Taking responsibility means you can get the best possible alternative flight. The detailed post will give you all my pro tips on how to actually do the research.
Get free meals and hotel (short or long delay)
It’s absolutely vital to always pay for your flight with a credit card that includes flight delay insurance. Always! It’s the most basic and important rule! Soon we’ll have a series with lots of videos to help you choose among the best credit cards in Canada!
You’re entitled to $500 ($1000 with some cards) for a hotel and meals as soon as the delay lasts 4 hours (6 hours with some cards)! No matter the cause of the delay (with most cards)! And you can get it without waiting with travelers who didn’t follow this basic tip and have to stand in line to beg the airline (which will probably result in nothing).
Airlines sometimes have to offer a hotel and meals depending on the length of the delay, but only if what caused it is within their control (otherwise: nothing). I never waste my time with this. I’d rather have a nicer, more expensive hotel (that earns me points for future free nights) with more expensive meals — and not have to wait in line.
Taking responsibility allows you to get free meals and a hotel regardless of what caused the delay. The detailed post on this tip will give you a step-by-step process from my many experiences and which cards with flight delay insurance have the best offers.
Get rebooked on another flight (long delay)
If the delay is the airline’s fault, they have to pay to get you on any flight on any airline if your delay exceeds 9 hours, provided it’s a “large” airline. This is a mandatory legal requirement for all flights from and to Canada.
Normally, many credit cards also have trip interruption insurance that gives you up to $2,500 to reach your next destination after a missed connection.
But many insurance companies voided this because of COVID-19 (as they did for trip cancelation insurance — but not the flight delay insurance I just mentioned for free hotels and meals, that one is not voided and I used it myself in 2022).
Taking responsibility allows you to assert your right to be placed on another airline. The detailed article will explain when it applies and how to get this, since airlines won’t offer it on their own!
Get a large cash compensation
The last thing to do is the one that pays the most! Depending on the flight and the reason for the delay, you may be entitled to get up to $1,000 in cash. To be clear, the other $500/$1,000 from your credit card is just reimbursement for expenses incurred during the delay, which is separate (and available regardless of the cause for the delay).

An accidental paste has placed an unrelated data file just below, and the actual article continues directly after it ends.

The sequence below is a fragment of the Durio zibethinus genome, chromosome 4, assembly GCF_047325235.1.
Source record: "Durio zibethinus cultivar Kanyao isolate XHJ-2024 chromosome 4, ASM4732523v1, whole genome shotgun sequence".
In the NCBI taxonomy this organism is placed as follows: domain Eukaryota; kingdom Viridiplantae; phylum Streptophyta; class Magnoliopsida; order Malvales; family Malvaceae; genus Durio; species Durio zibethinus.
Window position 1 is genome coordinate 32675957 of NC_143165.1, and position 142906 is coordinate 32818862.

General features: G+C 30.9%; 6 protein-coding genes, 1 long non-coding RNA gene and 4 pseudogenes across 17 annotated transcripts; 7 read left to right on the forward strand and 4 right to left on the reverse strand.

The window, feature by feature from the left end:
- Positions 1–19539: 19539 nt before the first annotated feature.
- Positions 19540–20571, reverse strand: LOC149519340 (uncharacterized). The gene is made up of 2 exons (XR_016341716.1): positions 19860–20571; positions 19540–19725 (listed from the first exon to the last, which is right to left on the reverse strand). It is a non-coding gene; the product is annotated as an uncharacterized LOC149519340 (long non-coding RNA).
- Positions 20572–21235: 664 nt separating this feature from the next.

This monetary compensation is cold hard cash to indemnify you. Claim what the airline owes you! It obviously depends on the situation. If you have a flight departing from Europe OR on a European airline, any cause of delay under the airline’s control entitles you to up to ≈ $800 (depending on the length of the flight).
The Canadian government would rather defend airlines than travelers, so the rules are stricter for flights from or to Canada: delays under the airline’s control, but for “security” reasons, are also excluded. But if it applies, it gives you up to $1,000. You can choose to claim under Canadian or European Union rules if both apply.
Taking responsibility allows you to claim the amount you’re entitled to by law! The detailed article will give you all the information, including how to make the claim step by step.
Want to get all the tips for when your flight is canceled or delayed?
Having your flight delayed or canceled can cause a lot of inconveniences. But there are ways to turn things to your advantage or at least minimize the disadvantages when you know these 6 essential things to do in these unavoidable situations.
What would you like to know on these tips? Tell us in the comments below.
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Featured image: Waiting at the airport (photo credit: Kirk Lai)